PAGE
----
• First, the winners of the December 2005 elections, the main Shiite and Kurdish lists, must establish a government of genuine national unity in which Sunni Arab leaders are given far more than a token role. That government, in turn, should make every effort to restore a sense of national identity and address Iraqis’ top priorities: personal safety, jobs and reliable access to basic amenities such as electricity and fuel. It should also start disbanding the militias that have contributed to the country’s destabilisation. The U.S. has a critical role to play in pressuring its Iraqi war-time allies to accept such an outcome. States neighbouring Iraq as well as the European Union should push toward the same goal.
     
  • Secondly, substantive changes must be made to the constitution once the constitutional process is reopened one month after the government enters office. These should include a total revision of key articles concerning the nature of federalism and the distribution of proceeds from oil sales. As it stands, this constitution, rather than being the glue that binds the country together, has become both the prescription and blueprint for its dissolution. Again, the U.S. and its allies should exercise every effort to reach that goal.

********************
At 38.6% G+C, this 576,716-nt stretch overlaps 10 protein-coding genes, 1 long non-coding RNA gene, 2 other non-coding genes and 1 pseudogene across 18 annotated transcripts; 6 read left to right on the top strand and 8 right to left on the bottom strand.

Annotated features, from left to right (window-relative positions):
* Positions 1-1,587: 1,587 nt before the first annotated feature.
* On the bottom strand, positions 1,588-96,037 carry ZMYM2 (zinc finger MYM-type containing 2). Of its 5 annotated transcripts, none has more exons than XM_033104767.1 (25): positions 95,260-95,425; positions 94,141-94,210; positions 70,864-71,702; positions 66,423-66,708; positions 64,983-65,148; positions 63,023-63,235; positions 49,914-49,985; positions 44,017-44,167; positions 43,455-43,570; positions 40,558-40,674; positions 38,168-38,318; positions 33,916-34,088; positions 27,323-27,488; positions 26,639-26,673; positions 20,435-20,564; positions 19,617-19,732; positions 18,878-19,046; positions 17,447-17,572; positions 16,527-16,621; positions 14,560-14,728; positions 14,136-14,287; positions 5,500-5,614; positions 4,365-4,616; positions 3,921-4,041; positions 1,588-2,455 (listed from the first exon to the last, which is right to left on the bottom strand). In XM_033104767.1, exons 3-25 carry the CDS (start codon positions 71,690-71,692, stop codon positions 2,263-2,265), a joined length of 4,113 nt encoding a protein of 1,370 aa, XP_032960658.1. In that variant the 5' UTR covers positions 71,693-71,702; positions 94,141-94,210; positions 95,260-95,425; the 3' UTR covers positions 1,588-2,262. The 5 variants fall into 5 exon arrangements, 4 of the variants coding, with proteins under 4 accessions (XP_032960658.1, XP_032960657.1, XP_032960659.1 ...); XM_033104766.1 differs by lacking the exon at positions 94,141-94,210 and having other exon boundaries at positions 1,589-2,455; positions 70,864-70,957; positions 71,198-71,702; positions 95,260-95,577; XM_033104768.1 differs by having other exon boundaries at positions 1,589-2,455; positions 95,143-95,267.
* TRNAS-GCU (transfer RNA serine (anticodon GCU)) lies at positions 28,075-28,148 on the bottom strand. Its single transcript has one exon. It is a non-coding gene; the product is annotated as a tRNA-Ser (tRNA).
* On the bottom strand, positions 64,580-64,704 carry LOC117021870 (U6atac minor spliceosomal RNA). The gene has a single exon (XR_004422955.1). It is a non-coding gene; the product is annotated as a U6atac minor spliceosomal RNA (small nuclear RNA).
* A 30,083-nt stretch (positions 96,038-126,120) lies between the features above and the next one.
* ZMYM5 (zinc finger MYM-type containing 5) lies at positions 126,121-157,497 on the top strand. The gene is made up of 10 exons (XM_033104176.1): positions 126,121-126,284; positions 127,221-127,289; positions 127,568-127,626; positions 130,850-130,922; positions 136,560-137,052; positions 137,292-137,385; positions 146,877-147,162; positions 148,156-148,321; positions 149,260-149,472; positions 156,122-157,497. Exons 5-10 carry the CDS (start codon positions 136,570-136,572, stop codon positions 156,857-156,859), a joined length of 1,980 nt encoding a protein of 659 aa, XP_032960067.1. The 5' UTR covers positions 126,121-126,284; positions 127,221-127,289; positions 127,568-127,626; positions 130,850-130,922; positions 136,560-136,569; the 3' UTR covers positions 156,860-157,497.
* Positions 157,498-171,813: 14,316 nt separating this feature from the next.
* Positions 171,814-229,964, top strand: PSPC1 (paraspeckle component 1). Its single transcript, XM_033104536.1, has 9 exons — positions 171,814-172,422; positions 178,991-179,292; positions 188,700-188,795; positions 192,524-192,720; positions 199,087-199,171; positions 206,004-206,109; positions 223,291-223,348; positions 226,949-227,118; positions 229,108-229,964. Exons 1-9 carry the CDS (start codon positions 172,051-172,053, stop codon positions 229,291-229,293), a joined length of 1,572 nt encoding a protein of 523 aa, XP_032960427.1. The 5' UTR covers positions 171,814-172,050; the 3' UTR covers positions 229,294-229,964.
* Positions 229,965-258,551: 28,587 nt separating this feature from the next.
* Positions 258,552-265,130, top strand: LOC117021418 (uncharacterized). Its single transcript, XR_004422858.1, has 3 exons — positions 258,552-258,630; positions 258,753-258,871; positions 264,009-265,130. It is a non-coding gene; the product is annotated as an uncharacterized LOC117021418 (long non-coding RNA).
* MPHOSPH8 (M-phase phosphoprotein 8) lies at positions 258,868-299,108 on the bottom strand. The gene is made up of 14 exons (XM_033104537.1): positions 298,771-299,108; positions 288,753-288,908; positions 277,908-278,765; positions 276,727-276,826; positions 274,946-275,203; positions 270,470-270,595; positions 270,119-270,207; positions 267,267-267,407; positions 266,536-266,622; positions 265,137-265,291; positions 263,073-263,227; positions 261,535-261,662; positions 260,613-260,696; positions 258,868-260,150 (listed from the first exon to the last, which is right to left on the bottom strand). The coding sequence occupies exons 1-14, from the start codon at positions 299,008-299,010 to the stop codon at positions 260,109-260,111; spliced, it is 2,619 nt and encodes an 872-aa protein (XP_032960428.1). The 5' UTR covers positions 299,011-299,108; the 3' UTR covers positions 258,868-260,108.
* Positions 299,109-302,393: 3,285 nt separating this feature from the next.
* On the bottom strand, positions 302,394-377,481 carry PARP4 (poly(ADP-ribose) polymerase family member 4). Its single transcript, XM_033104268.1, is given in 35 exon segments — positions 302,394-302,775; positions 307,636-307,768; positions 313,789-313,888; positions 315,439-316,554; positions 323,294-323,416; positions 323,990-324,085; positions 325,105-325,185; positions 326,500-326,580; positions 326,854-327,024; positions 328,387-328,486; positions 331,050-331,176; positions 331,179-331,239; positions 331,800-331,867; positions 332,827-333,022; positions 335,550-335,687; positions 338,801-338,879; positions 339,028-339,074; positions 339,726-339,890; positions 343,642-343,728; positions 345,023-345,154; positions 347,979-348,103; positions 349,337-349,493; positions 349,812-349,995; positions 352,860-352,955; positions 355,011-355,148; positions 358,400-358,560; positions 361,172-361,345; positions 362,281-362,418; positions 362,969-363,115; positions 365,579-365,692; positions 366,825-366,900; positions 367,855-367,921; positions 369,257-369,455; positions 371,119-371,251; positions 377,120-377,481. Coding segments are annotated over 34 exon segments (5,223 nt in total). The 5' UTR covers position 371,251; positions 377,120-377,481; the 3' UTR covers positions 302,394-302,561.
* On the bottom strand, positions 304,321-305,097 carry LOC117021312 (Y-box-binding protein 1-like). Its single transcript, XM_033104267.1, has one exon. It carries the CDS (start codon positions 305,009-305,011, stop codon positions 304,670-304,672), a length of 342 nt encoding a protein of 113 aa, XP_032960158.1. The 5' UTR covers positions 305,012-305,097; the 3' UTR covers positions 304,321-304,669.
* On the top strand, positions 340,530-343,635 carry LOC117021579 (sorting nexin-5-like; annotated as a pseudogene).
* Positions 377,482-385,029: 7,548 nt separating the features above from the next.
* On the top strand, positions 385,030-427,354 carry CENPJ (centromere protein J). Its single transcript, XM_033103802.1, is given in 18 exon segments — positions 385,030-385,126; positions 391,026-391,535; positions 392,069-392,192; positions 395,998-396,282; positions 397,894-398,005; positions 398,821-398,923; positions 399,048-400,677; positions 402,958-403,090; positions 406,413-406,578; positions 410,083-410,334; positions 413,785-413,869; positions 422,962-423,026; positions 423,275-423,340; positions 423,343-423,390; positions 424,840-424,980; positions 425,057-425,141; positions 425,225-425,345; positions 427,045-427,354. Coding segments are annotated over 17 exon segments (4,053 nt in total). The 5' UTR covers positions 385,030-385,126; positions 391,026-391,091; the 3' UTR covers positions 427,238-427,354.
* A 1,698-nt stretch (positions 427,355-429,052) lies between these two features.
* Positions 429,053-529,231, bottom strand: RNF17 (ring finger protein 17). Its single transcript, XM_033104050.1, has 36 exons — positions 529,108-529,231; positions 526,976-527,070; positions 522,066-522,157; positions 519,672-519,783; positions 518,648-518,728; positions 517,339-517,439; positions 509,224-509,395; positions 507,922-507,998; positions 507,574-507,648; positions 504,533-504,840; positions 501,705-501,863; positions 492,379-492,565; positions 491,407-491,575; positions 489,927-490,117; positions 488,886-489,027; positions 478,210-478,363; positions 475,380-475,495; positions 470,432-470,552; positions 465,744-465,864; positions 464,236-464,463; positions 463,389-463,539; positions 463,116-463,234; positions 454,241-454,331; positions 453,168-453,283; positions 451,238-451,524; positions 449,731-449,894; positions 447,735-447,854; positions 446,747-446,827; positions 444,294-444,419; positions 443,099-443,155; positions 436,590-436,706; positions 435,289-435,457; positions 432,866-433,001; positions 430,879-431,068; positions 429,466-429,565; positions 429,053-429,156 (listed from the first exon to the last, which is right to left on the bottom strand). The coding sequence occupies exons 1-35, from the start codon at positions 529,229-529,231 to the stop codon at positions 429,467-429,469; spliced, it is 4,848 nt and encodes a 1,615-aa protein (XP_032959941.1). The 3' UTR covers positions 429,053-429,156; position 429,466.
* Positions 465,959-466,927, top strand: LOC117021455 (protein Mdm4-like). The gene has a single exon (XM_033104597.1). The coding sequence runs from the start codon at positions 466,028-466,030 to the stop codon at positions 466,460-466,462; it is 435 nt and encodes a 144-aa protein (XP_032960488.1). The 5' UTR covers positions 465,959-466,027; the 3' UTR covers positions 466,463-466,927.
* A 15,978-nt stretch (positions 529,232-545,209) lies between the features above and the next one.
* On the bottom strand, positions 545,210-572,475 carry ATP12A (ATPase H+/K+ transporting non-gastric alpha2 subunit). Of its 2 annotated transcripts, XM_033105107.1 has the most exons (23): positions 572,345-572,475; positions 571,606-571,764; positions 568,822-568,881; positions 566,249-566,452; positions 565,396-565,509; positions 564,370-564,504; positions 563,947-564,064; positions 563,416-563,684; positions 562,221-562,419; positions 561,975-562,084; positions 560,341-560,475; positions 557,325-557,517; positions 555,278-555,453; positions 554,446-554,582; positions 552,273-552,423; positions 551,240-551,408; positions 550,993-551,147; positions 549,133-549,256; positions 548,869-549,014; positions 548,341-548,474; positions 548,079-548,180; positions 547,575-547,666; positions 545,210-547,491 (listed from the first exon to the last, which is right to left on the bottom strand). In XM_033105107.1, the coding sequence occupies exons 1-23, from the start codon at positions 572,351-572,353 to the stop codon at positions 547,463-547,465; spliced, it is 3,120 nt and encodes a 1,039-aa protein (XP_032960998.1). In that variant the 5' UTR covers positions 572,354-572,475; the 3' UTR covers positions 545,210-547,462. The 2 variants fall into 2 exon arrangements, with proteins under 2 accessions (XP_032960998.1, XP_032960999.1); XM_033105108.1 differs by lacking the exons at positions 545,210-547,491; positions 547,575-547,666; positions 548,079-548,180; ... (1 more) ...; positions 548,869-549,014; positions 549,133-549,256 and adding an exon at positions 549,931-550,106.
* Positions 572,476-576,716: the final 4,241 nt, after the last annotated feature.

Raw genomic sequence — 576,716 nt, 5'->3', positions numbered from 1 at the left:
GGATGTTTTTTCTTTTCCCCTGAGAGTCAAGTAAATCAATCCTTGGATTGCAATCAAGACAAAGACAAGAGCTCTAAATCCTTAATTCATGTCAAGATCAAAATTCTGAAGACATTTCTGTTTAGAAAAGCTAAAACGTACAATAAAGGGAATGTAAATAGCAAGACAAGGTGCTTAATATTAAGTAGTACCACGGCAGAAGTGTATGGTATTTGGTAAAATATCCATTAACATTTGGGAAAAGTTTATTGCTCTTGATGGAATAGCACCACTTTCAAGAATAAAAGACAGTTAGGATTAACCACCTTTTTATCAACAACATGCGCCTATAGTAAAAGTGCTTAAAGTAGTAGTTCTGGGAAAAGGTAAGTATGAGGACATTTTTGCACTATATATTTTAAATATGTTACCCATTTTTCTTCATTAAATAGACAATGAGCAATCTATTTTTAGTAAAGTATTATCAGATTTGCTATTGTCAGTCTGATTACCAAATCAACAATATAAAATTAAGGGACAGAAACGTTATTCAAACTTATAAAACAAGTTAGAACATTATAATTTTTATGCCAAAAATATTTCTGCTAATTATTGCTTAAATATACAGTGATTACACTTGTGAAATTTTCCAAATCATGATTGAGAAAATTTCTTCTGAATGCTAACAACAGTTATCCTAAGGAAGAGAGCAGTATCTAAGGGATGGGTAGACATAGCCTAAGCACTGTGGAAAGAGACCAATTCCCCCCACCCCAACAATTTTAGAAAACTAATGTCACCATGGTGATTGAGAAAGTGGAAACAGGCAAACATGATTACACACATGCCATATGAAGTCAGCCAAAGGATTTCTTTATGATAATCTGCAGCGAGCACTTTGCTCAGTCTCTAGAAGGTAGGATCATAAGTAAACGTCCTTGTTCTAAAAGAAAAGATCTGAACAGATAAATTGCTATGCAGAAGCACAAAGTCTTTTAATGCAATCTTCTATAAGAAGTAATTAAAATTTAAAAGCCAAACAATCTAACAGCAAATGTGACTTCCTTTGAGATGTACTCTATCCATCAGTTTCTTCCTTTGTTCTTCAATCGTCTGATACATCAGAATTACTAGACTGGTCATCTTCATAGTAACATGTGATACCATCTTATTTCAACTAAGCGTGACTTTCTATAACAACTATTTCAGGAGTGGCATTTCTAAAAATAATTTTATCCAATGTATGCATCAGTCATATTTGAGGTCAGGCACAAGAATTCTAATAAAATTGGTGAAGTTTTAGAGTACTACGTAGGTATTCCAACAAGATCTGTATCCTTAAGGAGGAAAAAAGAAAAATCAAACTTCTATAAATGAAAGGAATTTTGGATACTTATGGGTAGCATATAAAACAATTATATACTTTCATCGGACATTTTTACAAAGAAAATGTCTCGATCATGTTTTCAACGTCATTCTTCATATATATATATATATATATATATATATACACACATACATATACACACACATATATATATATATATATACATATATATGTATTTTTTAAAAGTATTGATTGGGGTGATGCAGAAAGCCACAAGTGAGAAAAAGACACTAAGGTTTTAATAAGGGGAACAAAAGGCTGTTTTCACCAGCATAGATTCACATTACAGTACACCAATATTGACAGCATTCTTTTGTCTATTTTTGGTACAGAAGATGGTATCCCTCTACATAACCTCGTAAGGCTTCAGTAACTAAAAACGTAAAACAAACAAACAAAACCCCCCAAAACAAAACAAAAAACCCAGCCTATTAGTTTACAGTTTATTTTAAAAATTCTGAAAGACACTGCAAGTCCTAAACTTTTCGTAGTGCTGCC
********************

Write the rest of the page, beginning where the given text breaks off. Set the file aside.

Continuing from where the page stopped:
• Thirdly, donors should promote non-sectarian institution building by allocating funds to ministries and projects that embrace inclusiveness, transparency and technical competence and withholding funds from those that base themselves on cronyism and graft.
     
  • Fourthly, while the U.S. should explicitly state its intention to withdraw all its troops from Iraq, any drawdown should be gradual and take into account progress in standing up self-sustaining, non-sectarian Iraqi security forces as well as in promoting an inclusive political process. Although U.S. and allied troops are more part of the problem than they can ever be part of its solution, for now they are preventing – by their very presence and military muscle – ethnic and sectarian violence from spiralling out of control. Any assessment of the consequences, positive and negative, that can reasonably be anticipated from an early troop withdrawal must take into account the risk of an all-out civil war.